20 Aug Vector vs. Raster – The Differences + How to Get a Crisp Print
Many questions are raised during the beginning stages of a design project, and the choice between Raster and Vector is one of the most important. The answer lies in your final plans for the design and the artwork, but we find it’s best to start by understanding the difference between the two file formats.
Vector images are made up of basic geometric shapes such as points, curves, and lines. A mathematical equation is used to determine the relationship of the shapes and allows you to scale the shape up or down in size without losing quality. Vectors are great for logos, illustrations, and other designs without gradients or photographic images. Vectors also have the advantage of a much smaller file size, making them easier and faster to work on.
If the image is increased in size, the equation is recalculated resulting in a larger design with no loss of data or detail. As a result, resolution (the quality of the image at different sizes) is not an issue with vector graphics.
Popular vector drawing software Adobe Illustrator, Corel Draw or Inkscape can all create vector designs suitable for screen printing.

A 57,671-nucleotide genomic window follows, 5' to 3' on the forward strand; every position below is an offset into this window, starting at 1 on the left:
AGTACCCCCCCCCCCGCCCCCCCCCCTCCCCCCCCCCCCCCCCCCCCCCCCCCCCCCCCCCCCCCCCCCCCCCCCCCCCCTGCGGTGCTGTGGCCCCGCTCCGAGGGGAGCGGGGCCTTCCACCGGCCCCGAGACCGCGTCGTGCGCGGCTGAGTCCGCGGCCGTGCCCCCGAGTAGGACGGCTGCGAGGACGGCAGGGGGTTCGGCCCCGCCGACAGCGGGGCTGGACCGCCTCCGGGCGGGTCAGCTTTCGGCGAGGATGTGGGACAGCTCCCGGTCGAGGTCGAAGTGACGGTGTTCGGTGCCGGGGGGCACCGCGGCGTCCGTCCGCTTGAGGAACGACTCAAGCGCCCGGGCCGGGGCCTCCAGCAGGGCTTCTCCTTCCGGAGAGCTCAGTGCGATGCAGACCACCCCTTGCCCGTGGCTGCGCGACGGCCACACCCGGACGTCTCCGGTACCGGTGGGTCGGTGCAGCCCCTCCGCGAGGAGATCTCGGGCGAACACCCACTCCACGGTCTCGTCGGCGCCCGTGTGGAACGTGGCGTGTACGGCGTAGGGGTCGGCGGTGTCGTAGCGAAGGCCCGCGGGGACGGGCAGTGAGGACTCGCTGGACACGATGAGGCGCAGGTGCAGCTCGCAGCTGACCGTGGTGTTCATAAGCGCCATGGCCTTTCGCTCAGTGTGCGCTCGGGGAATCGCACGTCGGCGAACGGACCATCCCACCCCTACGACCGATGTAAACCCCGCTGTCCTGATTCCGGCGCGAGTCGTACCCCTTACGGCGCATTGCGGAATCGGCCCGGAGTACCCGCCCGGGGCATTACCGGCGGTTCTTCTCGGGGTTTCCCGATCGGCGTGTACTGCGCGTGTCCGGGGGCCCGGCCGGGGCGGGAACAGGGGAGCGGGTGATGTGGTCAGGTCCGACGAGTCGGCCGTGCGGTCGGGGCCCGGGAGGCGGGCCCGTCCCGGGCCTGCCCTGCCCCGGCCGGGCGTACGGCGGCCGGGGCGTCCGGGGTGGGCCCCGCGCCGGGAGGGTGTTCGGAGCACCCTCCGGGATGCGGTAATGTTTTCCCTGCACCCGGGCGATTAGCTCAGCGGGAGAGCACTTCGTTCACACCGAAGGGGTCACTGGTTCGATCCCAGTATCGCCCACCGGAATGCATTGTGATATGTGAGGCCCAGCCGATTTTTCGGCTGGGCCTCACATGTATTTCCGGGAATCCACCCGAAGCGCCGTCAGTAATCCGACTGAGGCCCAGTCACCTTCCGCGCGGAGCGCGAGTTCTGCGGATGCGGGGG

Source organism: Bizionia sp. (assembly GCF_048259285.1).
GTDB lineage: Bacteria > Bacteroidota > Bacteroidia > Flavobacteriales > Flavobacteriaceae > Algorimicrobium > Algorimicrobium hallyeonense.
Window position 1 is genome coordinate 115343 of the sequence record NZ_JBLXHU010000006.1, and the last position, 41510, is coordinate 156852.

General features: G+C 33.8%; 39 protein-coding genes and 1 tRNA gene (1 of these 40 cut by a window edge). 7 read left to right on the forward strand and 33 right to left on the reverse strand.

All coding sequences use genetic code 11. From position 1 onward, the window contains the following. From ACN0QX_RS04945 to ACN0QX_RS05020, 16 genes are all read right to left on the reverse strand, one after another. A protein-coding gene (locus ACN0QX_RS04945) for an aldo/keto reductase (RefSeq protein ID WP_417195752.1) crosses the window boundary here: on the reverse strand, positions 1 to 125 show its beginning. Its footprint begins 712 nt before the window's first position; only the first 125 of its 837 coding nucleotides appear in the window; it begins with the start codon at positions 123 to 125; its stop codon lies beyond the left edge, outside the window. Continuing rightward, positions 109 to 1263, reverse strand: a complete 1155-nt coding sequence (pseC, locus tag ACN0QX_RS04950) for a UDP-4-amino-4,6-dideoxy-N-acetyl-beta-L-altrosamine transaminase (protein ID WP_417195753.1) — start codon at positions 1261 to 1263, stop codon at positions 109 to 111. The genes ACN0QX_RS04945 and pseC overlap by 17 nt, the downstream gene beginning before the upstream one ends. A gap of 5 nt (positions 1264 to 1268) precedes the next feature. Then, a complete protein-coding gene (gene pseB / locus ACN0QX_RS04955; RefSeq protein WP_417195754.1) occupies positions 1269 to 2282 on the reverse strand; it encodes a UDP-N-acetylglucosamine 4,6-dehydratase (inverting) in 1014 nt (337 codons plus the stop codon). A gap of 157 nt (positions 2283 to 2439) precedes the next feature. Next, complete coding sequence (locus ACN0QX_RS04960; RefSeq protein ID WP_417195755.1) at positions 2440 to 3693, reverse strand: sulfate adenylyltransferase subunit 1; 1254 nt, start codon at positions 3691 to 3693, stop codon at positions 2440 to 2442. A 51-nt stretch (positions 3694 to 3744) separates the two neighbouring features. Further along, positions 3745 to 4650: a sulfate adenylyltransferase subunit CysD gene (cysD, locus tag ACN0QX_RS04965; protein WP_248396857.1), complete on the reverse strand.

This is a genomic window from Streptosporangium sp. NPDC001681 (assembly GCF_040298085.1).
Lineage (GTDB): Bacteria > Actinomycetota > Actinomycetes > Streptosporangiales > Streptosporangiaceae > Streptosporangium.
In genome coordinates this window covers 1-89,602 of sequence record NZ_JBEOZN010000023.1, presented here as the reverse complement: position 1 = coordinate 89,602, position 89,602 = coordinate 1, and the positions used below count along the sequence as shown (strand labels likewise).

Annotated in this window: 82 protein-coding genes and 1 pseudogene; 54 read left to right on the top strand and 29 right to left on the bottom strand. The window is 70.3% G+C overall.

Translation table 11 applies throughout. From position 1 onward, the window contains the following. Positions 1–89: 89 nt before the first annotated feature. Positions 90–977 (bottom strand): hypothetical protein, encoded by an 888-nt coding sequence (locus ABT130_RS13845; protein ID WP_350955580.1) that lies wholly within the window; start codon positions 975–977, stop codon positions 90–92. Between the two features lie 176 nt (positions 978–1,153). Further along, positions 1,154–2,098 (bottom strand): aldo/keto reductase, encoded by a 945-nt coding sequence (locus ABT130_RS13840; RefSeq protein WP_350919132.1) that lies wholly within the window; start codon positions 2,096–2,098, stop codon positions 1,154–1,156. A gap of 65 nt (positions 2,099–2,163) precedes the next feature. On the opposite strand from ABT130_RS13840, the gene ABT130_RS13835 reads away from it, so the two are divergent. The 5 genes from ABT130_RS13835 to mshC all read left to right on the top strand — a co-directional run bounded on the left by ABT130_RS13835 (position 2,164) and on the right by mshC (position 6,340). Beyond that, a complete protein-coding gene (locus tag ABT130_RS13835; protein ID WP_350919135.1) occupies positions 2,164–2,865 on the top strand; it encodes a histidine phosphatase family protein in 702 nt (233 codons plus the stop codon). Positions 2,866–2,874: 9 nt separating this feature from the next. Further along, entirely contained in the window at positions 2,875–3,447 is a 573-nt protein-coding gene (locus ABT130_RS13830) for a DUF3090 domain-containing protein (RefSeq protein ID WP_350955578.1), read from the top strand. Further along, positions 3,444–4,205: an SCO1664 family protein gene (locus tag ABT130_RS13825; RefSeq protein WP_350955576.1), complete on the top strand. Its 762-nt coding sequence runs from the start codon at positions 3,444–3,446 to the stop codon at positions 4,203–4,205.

Clean vector graphics are the key to crisp and detailed prints.
Raster images are made up of a grid of pixels, where each pixel is assigned its own individual colour value. Typically the number of pixels in an image is in the millions. When a raster image is enlarged, the grid of pixels is stretched. This can cause all sort of quality loss, including jagged edges around text and other shapes.
The term ‘dpi’ refers to ‘dots per inch’. Raster images intended for print are usually from 300-600pi, whereas low quality web images are optimized to 72dpi. Raster images must be created in the size the image is intended to be used. Any stretching at all causes massive quality loss.
Editing software like Adobe Photoshop, and GIMP are the most popular for altering and creating raster images.
Popular raster file include: .JPG/.JPEG, .PSD, .PNG, .TIFF, .BMP, and .GIF.
Most designs are suitable for vector format, and vector designs are the easiest way to ensure crisp print.